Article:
Citigroup’s myFi (My Financial Life) program aims to offer investors with under $500,000, the financial equivalent of a personal coach. Managing debt and credit, financing a home purchase and educational expenses and preparing for retirement are the kind of major monetary issues that challenge even the most financially astute and therefore it is easy to understand the appeal of this coaching service.
Each participating customer is entitled to a thorough analysis of their financial life and assistance in drawing up an individualized set of financial priorities to help them sort out their affairs and keep them moving in the right direction. Over the past five years myFi has offered customers services such as:
- A financial program tailor-made to meet the customer’s priorities
- A dedicated coach who can provide personalized guidance and give the required support
- Access to Certified finanCial Planner™ professionals and other expert consultants plus the chance to participate in financial seminars
- Availability of a telephone service to answer financial questions outside regular banking hours
- Expert assistance managing investment accounts to help realize specific goals.
At the moment myFi is advertised as on offer for just $50 a month for a limited time and this fee covers all expenses. Cancellation within the first two months entitles the participant to a full refund.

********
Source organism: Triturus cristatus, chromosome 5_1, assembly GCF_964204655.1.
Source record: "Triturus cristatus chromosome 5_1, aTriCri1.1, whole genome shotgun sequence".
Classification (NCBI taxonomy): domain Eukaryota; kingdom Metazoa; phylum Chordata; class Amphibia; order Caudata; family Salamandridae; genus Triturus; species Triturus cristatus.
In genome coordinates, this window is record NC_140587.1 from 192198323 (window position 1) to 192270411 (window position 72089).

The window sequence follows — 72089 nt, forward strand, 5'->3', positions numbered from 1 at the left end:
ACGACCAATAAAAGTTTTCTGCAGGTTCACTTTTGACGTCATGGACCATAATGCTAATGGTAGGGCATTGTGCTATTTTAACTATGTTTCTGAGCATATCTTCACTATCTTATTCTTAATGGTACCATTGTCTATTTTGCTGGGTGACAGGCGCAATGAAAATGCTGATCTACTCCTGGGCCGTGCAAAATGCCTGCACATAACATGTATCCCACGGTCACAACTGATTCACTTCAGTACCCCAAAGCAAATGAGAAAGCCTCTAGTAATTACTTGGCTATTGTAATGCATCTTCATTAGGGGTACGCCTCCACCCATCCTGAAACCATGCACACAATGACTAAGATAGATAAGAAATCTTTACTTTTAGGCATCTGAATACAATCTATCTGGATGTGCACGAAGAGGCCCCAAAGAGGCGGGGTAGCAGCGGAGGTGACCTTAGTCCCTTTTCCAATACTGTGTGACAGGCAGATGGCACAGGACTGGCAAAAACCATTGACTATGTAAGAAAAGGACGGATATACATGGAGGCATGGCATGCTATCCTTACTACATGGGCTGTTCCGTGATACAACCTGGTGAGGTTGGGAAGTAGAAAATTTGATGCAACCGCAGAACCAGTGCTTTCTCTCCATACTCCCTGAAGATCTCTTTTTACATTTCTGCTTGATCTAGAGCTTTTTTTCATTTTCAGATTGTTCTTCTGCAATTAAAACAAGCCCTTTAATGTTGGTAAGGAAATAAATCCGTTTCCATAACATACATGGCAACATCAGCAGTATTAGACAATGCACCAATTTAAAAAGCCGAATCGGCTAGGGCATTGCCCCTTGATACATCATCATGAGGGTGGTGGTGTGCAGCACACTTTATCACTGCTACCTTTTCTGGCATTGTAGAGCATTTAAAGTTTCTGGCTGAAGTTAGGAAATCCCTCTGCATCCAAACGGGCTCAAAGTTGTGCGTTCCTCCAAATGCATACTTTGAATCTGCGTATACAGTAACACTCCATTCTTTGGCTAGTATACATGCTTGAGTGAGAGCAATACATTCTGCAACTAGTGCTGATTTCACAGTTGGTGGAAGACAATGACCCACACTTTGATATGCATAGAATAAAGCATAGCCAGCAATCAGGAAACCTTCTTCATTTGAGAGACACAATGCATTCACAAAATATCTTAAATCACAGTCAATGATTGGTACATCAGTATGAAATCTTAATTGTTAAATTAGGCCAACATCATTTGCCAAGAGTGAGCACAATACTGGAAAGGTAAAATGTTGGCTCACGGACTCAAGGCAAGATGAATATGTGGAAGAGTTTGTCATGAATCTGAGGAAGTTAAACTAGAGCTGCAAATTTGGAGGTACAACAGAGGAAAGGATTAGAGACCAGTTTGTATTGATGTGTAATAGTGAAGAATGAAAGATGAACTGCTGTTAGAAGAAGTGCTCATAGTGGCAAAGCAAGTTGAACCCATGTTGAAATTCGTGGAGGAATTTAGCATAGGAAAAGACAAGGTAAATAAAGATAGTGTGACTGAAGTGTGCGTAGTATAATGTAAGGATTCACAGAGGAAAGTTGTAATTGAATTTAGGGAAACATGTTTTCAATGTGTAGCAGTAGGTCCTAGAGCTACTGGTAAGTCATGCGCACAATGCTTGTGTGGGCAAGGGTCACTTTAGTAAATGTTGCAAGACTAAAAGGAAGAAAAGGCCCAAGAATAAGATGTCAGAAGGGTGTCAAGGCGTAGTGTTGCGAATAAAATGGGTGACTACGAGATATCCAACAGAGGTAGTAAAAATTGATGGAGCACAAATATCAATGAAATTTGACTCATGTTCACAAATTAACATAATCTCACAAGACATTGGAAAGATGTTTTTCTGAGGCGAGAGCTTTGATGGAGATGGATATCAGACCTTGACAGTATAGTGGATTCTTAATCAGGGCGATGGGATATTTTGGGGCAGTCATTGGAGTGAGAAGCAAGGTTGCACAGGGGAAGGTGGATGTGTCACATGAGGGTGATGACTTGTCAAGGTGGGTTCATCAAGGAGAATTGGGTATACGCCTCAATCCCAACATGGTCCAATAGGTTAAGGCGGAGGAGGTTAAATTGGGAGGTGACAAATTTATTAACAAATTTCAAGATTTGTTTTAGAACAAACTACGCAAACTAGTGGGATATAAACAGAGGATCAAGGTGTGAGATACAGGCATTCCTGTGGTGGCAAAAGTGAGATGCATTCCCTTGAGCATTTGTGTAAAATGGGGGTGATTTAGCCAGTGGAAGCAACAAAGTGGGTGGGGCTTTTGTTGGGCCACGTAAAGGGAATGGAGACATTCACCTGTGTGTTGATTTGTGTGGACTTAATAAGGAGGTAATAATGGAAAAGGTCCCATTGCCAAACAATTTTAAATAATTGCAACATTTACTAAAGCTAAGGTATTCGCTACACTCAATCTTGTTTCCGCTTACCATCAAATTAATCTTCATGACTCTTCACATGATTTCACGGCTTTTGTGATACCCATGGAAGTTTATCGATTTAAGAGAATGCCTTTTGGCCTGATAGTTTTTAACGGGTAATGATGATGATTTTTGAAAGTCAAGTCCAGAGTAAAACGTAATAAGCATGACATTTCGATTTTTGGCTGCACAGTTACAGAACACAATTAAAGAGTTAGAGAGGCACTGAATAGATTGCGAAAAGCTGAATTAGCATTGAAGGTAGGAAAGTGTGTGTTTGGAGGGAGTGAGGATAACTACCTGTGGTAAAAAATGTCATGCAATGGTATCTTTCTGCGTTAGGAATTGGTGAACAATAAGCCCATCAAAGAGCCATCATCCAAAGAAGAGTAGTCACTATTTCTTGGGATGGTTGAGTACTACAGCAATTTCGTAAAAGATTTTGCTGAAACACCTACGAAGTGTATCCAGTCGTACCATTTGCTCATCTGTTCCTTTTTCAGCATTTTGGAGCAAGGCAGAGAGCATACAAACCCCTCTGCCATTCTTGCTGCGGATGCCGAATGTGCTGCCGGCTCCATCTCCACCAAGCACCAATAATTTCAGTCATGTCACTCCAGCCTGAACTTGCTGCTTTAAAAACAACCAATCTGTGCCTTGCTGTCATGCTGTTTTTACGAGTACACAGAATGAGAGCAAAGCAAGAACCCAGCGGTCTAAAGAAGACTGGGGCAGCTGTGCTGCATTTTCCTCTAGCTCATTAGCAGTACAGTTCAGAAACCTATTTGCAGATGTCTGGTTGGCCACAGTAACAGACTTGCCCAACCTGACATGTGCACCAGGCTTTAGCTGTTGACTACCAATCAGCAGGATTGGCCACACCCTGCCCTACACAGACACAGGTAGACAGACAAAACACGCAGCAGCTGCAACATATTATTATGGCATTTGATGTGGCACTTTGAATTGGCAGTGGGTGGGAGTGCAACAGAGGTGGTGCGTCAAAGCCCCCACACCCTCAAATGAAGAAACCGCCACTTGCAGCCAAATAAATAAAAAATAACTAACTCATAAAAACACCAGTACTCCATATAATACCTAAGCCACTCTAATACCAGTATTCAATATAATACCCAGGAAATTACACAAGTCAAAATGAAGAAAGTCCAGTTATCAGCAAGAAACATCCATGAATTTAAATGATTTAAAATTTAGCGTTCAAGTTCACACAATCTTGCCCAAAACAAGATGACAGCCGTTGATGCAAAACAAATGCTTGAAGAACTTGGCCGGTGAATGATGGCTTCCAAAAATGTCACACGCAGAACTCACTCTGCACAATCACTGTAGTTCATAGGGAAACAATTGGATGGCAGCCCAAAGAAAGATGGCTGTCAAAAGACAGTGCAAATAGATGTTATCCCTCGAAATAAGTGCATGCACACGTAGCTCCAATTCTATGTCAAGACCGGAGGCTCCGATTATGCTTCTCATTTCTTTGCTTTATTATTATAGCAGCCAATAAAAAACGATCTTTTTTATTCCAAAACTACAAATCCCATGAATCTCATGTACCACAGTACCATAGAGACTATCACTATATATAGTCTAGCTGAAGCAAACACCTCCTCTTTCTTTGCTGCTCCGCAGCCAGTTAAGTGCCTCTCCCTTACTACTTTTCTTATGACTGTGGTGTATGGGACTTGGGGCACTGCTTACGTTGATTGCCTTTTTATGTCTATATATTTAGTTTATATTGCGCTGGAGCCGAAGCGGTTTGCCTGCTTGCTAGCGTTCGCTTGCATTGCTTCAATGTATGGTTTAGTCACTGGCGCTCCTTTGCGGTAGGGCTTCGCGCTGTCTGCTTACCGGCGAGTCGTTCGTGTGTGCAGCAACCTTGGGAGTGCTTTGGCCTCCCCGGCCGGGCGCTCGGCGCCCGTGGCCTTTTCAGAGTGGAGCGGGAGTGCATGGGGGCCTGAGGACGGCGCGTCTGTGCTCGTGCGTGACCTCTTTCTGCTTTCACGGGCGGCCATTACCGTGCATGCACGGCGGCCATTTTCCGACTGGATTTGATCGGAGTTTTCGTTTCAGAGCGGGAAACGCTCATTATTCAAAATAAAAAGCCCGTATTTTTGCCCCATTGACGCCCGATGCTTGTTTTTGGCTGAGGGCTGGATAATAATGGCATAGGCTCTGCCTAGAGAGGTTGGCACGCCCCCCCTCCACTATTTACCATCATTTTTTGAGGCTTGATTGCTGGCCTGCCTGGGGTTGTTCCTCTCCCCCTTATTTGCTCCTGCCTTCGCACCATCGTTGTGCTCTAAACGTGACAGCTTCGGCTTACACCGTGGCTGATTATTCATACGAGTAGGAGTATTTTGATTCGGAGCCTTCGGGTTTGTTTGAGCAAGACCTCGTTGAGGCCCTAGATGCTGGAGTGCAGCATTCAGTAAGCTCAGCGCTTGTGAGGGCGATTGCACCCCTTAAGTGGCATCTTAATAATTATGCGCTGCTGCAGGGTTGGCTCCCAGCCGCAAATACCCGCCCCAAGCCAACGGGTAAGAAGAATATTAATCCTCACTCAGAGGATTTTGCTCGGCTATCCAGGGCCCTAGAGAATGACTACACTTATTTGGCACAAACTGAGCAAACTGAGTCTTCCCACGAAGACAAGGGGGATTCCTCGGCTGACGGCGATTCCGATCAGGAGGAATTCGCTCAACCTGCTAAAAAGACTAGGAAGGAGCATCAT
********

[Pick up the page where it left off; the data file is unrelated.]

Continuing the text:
To benefit from the managed investment account a minimum of $2,500 must be invested. There are no additional fees for investment between this amount and $100,000.
myFi’s Pending Demise
Citigroup was rated as the third largest US banks judging by assets, and it was one of the high profile victims of the 2007-2008 banking crisis. Following its rescue by the US government in November 2008 it has been engaged in a serious reassessment to determine which of its activities it makes sense to continue and the MyFi financial coaching program did not make it onto this list. Although myFi is still being advertised by Citigroup Inc., it is due to end in its current format.
The lost of referrals from the Smith Barney brokerage (sold off in May 2009) seems to be a key reason in the decision to end MyFi. The service is being re-branded and merged into the Citi Personal Wealth Management division that has provided similar services for wealthier investors. One of the reasons given for the move is to avoid subjecting customers to the inconvenience of being moved from one support platform to another if their investment values rises beyond a certain level. The replacement for MyFi is going to be primarily Internet and Call Center based with the platform made available to all customers.
The extent that remote wealth management is going to appeal to existing and future potential customers is uncertain. Some financial commentators feel Citibank faces an uphill struggle to improve customer confidence following the negative exposal it received last year. While investors do need to be warned that the bank’s investment products are not insured by the FDIC or any other Federal agency, that they have no bank guarantees and they may lose value, more encouraging news would also be welcome.